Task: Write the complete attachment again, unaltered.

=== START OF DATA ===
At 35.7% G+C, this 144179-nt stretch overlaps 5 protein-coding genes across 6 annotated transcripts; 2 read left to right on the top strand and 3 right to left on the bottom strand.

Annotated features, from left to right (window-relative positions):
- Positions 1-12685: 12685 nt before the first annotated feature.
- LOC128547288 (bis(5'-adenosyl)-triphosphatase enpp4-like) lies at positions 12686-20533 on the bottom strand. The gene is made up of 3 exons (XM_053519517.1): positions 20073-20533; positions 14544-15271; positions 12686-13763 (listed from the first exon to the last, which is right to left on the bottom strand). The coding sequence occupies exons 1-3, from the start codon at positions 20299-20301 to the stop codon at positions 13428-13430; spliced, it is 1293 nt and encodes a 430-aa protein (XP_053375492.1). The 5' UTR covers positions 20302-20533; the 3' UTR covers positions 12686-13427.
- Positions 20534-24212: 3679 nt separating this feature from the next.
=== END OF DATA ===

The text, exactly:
At 35.7% G+C, this 144179-nt stretch overlaps 5 protein-coding genes across 6 annotated transcripts; 2 read left to right on the top strand and 3 right to left on the bottom strand.

Annotated features, from left to right (window-relative positions):
- Positions 1-12685: 12685 nt before the first annotated feature.
- LOC128547288 (bis(5'-adenosyl)-triphosphatase enpp4-like) lies at positions 12686-20533 on the bottom strand. The gene is made up of 3 exons (XM_053519517.1): positions 20073-20533; positions 14544-15271; positions 12686-13763 (listed from the first exon to the last, which is right to left on the bottom strand). The coding sequence occupies exons 1-3, from the start codon at positions 20299-20301 to the stop codon at positions 13428-13430; spliced, it is 1293 nt and encodes a 430-aa protein (XP_053375492.1). The 5' UTR covers positions 20302-20533; the 3' UTR covers positions 12686-13427.
- Positions 20534-24212: 3679 nt separating this feature from the next.